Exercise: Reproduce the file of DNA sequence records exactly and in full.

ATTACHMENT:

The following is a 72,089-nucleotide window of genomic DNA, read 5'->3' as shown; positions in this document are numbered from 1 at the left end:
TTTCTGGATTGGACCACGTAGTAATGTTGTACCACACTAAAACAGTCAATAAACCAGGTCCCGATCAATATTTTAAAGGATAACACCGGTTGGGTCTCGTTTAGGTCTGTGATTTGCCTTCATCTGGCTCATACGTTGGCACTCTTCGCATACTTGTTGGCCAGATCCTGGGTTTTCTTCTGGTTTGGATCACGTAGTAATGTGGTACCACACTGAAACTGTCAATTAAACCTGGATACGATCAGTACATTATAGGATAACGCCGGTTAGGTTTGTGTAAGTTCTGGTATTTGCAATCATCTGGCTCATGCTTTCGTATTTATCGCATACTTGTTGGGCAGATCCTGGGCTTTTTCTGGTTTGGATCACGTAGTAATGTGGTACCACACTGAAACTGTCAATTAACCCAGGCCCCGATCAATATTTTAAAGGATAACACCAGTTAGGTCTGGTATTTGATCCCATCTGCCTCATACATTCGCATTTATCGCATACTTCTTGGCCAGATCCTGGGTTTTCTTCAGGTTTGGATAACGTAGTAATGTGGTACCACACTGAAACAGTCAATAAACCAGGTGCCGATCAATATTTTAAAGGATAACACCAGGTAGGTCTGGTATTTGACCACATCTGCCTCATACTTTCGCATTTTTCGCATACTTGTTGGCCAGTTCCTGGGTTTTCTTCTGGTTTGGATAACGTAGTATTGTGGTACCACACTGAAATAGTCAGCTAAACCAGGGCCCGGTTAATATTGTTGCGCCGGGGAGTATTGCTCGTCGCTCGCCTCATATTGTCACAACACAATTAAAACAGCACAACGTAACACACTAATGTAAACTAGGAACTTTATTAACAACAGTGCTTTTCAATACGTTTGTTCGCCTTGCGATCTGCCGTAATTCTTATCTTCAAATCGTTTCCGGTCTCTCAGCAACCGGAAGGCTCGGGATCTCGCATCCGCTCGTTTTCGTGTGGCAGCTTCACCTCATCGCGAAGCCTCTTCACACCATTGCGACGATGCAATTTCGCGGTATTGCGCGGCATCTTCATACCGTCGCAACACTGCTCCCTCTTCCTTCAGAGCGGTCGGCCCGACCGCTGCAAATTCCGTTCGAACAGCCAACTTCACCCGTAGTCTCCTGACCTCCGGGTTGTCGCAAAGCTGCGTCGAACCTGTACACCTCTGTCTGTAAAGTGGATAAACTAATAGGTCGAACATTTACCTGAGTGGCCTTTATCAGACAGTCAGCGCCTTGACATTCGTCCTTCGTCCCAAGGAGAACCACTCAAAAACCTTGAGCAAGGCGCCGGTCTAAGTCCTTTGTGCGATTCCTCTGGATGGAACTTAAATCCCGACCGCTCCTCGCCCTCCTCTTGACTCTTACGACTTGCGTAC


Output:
The following is a 72,089-nucleotide window of genomic DNA, read 5'->3' as shown; positions in this document are numbered from 1 at the left end:
TTTCTGGATTGGACCACGTAGTAATGTTGTACCACACTAAAACAGTCAATAAACCAGGTCCCGATCAATATTTTAAAGGATAACACCGGTTGGGTCTCGTTTAGGTCTGTGATTTGCCTTCATCTGGCTCATACGTTGGCACTCTTCGCATACTTGTTGGCCAGATCCTGGGTTTTCTTCTGGTTTGGATCACGTAGTAATGTGGTACCACACTGAAACTGTCAATTAAACCTGGATACGATCAGTACATTATAGGATAACGCCGGTTAGGTTTGTGTAAGTTCTGGTATTTGCAATCATCTGGCTCATGCTTTCGTATTTATCGCATACTTGTTGGGCAGATCCTGGGCTTTTTCTGGTTTGGATCACGTAGTAATGTGGTACCACACTGAAACTGTCAATTAACCCAGGCCCCGATCAATATTTTAAAGGATAACACCAGTTAGGTCTGGTATTTGATCCCATCTGCCTCATACATTCGCATTTATCGCATACTTCTTGGCCAGATCCTGGGTTTTCTTCAGGTTTGGATAACGTAGTAATGTGGTACCACACTGAAACAGTCAATAAACCAGGTGCCGATCAATATTTTAAAGGATAACACCAGGTAGGTCTGGTATTTGACCACATCTGCCTCATACTTTCGCATTTTTCGCATACTTGTTGGCCAGTTCCTGGGTTTTCTTCTGGTTTGGATAACGTAGTATTGTGGTACCACACTGAAATAGTCAGCTAAACCAGGGCCCGGTTAATATTGTTGCGCCGGGGAGTATTGCTCGTCGCTCGCCTCATATTGTCACAACACAATTAAAACAGCACAACGTAACACACTAATGTAAACTAGGAACTTTATTAACAACAGTGCTTTTCAATACGTTTGTTCGCCTTGCGATCTGCCGTAATTCTTATCTTCAAATCGTTTCCGGTCTCTCAGCAACCGGAAGGCTCGGGATCTCGCATCCGCTCGTTTTCGTGTGGCAGCTTCACCTCATCGCGAAGCCTCTTCACACCATTGCGACGATGCAATTTCGCGGTATTGCGCGGCATCTTCATACCGTCGCAACACTGCTCCCTCTTCCTTCAGAGCGGTCGGCCCGACCGCTGCAAATTCCGTTCGAACAGCCAACTTCACCCGTAGTCTCCTGACCTCCGGGTTGTCGCAAAGCTGCGTCGAACCTGTACACCTCTGTCTGTAAAGTGGATAAACTAATAGGTCGAACATTTACCTGAGTGGCCTTTATCAGACAGTCAGCGCCTTGACATTCGTCCTTCGTCCCAAGGAGAACCACTCAAAAACCTTGAGCAAGGCGCCGGTCTAAGTCCTTTGTGCGATTCCTCTGGATGGAACTTAAATCCCGACCGCTCCTCGCCCTCCTCTTGACTCTTACGACTTGCGTAC